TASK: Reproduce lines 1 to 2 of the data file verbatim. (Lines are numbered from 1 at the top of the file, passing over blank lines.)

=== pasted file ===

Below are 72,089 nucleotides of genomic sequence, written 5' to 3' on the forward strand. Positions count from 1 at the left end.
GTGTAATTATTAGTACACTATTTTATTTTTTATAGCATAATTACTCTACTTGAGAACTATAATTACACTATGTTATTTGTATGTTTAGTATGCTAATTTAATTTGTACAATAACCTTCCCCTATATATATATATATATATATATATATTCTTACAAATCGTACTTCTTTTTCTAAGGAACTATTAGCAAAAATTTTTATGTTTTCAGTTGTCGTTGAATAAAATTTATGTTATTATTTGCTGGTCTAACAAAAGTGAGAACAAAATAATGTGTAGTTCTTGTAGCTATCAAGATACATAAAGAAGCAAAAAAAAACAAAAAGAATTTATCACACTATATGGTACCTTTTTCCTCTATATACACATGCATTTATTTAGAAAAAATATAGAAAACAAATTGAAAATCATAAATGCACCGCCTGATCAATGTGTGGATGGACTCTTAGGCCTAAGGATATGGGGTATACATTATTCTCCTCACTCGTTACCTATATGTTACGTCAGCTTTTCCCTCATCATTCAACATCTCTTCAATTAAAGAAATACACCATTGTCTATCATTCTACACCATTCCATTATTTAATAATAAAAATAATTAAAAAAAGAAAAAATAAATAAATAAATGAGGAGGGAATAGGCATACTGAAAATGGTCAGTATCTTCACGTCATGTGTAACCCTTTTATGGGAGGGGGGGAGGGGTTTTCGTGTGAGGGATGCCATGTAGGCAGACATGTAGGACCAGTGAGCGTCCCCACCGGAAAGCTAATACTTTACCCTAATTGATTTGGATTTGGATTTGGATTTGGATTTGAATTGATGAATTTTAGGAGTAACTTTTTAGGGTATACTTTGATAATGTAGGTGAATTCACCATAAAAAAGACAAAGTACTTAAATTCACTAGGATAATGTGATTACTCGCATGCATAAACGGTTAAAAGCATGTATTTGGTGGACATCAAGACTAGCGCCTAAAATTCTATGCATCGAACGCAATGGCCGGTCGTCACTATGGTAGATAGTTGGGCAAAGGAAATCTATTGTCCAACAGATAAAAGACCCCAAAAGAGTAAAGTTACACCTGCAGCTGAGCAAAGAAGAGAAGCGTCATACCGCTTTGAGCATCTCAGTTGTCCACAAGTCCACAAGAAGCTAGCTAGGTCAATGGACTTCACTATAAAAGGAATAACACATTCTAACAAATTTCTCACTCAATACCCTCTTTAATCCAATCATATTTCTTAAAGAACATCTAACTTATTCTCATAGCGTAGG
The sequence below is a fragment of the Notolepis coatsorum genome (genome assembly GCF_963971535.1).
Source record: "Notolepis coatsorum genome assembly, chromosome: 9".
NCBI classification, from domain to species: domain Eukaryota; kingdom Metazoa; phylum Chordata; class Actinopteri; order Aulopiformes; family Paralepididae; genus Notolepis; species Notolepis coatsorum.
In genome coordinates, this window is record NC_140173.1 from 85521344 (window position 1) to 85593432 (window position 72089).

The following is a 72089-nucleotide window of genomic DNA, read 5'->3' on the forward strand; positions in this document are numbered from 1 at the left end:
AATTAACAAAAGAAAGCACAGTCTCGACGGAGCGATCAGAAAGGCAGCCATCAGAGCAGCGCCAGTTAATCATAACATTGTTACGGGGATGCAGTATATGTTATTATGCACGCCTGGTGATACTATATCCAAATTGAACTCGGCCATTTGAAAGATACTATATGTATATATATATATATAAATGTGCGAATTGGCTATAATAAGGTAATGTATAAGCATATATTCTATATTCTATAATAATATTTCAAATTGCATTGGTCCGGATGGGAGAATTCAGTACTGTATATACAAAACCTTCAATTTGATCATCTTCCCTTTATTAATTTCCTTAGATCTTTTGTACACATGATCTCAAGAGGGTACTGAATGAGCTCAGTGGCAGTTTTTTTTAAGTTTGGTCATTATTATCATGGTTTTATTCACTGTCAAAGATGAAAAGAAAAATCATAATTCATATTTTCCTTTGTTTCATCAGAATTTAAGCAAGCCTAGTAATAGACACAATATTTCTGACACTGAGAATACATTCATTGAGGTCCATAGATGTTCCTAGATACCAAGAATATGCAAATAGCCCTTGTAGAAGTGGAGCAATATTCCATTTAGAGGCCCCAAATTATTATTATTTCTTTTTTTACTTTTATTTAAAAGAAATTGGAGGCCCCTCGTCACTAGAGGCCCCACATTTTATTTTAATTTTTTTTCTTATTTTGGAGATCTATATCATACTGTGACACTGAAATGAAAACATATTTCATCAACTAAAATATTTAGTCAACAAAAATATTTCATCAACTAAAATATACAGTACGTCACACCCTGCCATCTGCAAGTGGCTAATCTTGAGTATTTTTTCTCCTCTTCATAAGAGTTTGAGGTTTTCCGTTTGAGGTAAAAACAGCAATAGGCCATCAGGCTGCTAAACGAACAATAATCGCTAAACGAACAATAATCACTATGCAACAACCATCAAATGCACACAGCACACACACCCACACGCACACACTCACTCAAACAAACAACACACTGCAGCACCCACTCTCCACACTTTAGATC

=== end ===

Below are 72,089 nucleotides of genomic sequence, written 5' to 3' on the forward strand. Positions count from 1 at the left end.
GTGTAATTATTAGTACACTATTTTATTTTTTATAGCATAATTACTCTACTTGAGAACTATAATTACACTATGTTATTTGTATGTTTAGTATGCTAATTTAATTTGTACAATAACCTTCCCCTATATATATATATATATATATATATATTCTTACAAATCGTACTTCTTTTTCTAAGGAACTATTAGCAAAAATTTTTATGTTTTCAGTTGTCGTTGAATAAAATTTATGTTATTATTTGCTGGTCTAACAAAAGTGAGAACAAAATAATGTGTAGTTCTTGTAGCTATCAAGATACATAAAGAAGCAAAAAAAAACAAAAAGAATTTATCACACTATATGGTACCTTTTTCCTCTATATACACATGCATTTATTTAGAAAAAATATAGAAAACAAATTGAAAATCATAAATGCACCGCCTGATCAATGTGTGGATGGACTCTTAGGCCTAAGGATATGGGGTATACATTATTCTCCTCACTCGTTACCTATATGTTACGTCAGCTTTTCCCTCATCATTCAACATCTCTTCAATTAAAGAAATACACCATTGTCTATCATTCTACACCATTCCATTATTTAATAATAAAAATAATTAAAAAAAGAAAAAATAAATAAATAAATGAGGAGGGAATAGGCATACTGAAAATGGTCAGTATCTTCACGTCATGTGTAACCCTTTTATGGGAGGGGGGGAGGGGTTTTCGTGTGAGGGATGCCATGTAGGCAGACATGTAGGACCAGTGAGCGTCCCCACCGGAAAGCTAATACTTTACCCTAATTGATTTGGATTTGGATTTGGATTTGGATTTGAATTGATGAATTTTAGGAGTAACTTTTTAGGGTATACTTTGATAATGTAGGTGAATTCACCATAAAAAAGACAAAGTACTTAAATTCACTAGGATAATGTGATTACTCGCATGCATAAACGGTTAAAAGCATGTATTTGGTGGACATCAAGACTAGCGCCTAAAATTCTATGCATCGAACGCAATGGCCGGTCGTCACTATGGTAGATAGTTGGGCAAAGGAAATCTATTGTCCAACAGATAAAAGACCCCAAAAGAGTAAAGTTACACCTGCAGCTGAGCAAAGAAGAGAAGCGTCATACCGCTTTGAGCATCTCAGTTGTCCACAAGTCCACAAGAAGCTAGCTAGGTCAATGGACTTCACTATAAAAGGAATAACACATTCTAACAAATTTCTCACTCAATACCCTCTTTAATCCAATCATATTTCTTAAAGAACATCTAACTTATTCTCATAGCGTAGG